Massachusetts Turnpike Authority officials acknowledged yesterday that they are reviewing whether toll increases scheduled for January will be adequate to cover expenses at the financially strapped agency, under pressure from two board members who are warning that a steeper increase is inevitable.
Under a plan approved in the late 1990s, tolls are tentatively scheduled to rise on Jan. 1 from $1 to $1.25 at the Allston and Weston booths and from $3 to $3.75 at the Ted Williams and Sumner tunnels to help cover $1.4 billion in Big Dig debt, reporter Michael Levenson of the Globe's City & Region staff reports today.
"But as of now, the exact amount of the toll increase to fulfill these bond obligations has not been determined," Turnpike spokesman Mac Daniel said in a statement.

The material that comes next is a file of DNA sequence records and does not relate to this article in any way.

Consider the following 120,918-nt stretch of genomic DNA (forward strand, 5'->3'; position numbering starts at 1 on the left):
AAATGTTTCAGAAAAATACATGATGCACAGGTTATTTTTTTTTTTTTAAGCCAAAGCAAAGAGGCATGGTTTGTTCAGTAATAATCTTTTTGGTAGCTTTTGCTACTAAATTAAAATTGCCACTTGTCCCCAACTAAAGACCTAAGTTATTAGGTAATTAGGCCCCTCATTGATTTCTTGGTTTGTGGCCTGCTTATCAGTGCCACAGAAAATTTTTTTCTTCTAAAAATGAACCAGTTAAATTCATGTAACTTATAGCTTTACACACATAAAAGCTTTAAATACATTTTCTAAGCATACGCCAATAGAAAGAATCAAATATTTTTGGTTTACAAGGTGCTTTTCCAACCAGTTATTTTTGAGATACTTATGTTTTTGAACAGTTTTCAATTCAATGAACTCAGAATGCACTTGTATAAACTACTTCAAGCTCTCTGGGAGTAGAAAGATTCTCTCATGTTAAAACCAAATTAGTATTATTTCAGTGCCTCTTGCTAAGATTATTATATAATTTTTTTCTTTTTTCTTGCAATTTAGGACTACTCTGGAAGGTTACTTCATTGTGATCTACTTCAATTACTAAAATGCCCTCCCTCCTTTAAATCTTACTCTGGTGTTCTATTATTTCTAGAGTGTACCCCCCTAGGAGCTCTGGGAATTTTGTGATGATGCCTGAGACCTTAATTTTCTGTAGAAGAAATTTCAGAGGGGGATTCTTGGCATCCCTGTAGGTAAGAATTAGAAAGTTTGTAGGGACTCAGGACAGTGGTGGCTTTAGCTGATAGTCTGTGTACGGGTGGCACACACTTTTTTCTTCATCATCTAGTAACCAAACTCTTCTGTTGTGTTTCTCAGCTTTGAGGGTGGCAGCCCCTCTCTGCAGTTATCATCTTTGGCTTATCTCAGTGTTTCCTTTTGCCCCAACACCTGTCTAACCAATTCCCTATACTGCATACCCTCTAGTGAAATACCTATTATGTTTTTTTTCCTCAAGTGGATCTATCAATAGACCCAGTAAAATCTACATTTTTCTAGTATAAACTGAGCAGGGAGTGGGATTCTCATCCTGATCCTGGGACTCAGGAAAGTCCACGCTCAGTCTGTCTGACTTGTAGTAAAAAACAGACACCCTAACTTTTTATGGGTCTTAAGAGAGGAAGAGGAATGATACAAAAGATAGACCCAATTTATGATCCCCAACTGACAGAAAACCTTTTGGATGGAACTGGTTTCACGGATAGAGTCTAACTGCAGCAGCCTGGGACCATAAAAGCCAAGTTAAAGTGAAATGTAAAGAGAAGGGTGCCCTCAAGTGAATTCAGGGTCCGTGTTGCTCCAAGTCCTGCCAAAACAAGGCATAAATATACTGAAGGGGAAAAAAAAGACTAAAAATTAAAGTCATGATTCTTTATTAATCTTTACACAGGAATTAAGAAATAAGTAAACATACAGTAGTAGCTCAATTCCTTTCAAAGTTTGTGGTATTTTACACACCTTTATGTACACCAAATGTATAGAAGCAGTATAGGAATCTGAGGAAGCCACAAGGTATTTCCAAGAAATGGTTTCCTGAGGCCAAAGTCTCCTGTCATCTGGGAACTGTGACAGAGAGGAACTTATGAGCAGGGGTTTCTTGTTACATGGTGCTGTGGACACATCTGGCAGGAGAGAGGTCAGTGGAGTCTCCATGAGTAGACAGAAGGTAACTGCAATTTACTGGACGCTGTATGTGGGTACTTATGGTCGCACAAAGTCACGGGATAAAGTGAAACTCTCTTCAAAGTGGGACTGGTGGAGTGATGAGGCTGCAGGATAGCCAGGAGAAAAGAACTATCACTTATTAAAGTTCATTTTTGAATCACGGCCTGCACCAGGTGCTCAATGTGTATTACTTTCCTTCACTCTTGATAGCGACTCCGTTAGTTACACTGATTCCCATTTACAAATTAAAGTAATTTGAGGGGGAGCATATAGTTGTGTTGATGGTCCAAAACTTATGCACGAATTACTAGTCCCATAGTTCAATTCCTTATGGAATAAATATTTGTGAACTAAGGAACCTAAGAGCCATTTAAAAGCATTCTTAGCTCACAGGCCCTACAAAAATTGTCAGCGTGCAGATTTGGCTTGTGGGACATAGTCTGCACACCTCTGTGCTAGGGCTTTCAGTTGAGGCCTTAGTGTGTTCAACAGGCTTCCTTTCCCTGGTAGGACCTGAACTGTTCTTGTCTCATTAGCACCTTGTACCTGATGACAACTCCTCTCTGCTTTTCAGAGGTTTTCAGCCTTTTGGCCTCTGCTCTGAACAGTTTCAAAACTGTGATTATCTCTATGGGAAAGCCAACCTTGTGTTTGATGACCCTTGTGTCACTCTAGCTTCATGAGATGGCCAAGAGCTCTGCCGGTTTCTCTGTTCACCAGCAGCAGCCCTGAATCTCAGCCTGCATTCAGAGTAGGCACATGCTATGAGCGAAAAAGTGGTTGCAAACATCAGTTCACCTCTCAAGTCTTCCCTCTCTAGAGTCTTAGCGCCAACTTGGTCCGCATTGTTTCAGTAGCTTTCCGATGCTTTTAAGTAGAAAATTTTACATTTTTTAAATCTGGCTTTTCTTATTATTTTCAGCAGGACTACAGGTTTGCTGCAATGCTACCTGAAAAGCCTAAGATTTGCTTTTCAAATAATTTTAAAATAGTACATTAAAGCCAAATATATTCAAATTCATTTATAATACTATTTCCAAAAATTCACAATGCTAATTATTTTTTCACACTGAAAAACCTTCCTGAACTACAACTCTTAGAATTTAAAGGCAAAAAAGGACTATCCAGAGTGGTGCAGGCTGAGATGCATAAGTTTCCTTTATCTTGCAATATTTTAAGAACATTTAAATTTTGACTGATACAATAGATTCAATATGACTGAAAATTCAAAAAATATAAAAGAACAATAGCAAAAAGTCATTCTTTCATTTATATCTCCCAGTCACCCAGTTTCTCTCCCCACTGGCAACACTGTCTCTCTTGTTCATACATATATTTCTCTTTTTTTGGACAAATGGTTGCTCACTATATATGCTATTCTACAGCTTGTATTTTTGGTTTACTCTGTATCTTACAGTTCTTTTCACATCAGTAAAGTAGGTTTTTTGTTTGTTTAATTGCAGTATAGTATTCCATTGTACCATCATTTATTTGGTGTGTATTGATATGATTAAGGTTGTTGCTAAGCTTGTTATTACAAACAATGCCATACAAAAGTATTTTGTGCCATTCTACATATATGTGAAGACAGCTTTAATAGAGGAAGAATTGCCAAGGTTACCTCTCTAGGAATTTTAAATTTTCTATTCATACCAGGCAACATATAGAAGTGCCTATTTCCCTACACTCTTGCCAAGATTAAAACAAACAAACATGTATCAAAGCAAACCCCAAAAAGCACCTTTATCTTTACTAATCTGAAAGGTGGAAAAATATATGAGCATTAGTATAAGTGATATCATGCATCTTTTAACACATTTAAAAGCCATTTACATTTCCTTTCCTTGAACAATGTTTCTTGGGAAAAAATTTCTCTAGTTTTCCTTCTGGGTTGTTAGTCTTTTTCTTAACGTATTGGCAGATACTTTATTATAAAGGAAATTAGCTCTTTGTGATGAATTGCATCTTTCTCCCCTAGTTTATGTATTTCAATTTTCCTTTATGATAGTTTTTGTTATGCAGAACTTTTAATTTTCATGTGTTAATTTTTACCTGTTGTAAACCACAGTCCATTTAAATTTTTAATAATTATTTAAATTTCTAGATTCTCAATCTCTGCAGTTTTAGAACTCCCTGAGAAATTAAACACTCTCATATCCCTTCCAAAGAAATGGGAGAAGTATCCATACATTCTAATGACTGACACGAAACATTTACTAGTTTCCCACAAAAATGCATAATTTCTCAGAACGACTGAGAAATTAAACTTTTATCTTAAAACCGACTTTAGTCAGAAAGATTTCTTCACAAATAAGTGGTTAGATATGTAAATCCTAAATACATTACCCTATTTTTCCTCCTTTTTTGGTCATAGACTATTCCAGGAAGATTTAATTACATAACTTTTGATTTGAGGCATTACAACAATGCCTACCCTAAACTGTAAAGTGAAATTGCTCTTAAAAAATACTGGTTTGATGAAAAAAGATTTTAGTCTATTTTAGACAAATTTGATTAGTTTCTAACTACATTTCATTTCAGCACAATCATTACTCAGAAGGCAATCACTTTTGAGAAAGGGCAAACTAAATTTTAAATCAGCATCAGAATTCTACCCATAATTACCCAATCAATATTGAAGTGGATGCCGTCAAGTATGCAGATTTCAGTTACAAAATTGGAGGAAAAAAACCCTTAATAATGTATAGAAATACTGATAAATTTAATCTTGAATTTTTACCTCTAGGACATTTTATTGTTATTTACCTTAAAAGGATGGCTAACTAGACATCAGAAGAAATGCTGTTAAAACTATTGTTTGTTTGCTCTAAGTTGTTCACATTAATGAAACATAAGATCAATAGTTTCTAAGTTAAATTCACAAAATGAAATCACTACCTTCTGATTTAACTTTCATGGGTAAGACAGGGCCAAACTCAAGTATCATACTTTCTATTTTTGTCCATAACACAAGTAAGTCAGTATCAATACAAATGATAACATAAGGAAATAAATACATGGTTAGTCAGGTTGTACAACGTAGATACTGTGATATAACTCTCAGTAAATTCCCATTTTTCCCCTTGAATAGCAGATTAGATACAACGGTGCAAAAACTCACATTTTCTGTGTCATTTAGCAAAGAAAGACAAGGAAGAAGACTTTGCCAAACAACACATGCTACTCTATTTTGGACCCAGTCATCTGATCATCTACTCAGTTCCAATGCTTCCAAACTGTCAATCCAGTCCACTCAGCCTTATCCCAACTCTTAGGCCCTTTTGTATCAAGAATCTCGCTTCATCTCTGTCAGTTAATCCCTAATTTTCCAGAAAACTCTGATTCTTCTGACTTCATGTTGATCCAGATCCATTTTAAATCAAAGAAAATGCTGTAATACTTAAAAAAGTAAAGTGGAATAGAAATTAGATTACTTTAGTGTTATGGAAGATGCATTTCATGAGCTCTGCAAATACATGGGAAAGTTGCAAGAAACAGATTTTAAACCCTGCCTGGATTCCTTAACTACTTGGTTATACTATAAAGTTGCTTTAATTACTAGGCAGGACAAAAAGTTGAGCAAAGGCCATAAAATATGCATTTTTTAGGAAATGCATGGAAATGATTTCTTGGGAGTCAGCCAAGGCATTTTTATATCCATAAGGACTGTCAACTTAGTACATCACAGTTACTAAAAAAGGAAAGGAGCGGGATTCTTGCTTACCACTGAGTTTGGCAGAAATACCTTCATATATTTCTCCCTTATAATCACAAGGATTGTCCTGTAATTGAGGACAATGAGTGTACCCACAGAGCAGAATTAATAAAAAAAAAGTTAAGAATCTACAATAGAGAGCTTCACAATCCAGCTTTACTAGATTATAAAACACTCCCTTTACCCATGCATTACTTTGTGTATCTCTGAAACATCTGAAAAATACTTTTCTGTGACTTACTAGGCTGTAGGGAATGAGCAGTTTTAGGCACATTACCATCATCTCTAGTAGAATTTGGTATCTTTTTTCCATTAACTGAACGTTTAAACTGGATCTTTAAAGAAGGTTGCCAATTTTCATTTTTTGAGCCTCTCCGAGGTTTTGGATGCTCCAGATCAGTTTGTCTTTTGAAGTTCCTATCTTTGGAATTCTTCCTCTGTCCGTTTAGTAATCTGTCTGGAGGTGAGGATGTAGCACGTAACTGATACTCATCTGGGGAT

The agency, which relies on tolls for 78 percent of its revenue, is facing a $26 million increase in debt payments next year, in addition to $25 million in deferred maintenance and the challenge of continuing to pay $12 million annually for Fast Lane discounts. The planned toll increase is expected to raise only $25 million a year.
Board members Mary Z. Connaughton and Judy M. Pagliuca said that these expenses, which were not anticipated in the 1990s, will drive tolls higher and put an increased burden on motorists. Connaughton said she could not predict how much more tolls would have to increase, but said the increase could be substantial.
Read more about the toll increases in the online version of today's Globe.
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